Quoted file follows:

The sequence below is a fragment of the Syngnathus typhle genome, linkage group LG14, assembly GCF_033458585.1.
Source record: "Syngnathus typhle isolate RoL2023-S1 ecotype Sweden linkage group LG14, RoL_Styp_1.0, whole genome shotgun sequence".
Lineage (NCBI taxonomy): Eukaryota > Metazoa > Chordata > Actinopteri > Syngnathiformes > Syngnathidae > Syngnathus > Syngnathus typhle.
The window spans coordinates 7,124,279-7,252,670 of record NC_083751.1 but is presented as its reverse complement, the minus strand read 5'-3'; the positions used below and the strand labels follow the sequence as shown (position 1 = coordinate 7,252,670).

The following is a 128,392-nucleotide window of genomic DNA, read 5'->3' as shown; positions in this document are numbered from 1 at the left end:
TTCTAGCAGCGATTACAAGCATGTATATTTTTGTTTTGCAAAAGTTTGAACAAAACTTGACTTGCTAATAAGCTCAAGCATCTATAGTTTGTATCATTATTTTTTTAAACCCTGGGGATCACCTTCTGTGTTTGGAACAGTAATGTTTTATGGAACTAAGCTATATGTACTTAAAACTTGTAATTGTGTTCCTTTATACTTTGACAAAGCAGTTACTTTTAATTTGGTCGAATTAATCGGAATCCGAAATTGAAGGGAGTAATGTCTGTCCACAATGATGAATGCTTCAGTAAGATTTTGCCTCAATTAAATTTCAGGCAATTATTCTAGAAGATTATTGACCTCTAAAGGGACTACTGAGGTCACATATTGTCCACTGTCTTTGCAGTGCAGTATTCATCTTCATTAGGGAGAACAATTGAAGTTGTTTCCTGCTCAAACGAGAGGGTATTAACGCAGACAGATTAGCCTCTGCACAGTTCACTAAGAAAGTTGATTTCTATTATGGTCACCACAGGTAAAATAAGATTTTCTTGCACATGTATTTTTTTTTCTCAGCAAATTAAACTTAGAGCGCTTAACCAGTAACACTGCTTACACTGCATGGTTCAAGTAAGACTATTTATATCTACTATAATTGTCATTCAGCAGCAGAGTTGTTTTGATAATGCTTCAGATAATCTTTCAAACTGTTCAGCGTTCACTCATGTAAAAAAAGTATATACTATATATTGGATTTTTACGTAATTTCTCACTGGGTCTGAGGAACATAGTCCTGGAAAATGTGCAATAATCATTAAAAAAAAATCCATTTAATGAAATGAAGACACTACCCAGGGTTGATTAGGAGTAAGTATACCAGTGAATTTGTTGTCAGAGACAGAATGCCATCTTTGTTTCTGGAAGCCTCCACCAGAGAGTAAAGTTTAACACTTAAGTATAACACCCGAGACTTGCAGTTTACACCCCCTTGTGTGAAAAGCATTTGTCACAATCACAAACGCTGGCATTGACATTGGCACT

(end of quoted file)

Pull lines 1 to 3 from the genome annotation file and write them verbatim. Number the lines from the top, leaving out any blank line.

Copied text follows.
The sequence below is a fragment of the Syngnathus typhle genome, linkage group LG14, assembly GCF_033458585.1.
Source record: "Syngnathus typhle isolate RoL2023-S1 ecotype Sweden linkage group LG14, RoL_Styp_1.0, whole genome shotgun sequence".
Lineage (NCBI taxonomy): Eukaryota > Metazoa > Chordata > Actinopteri > Syngnathiformes > Syngnathidae > Syngnathus > Syngnathus typhle.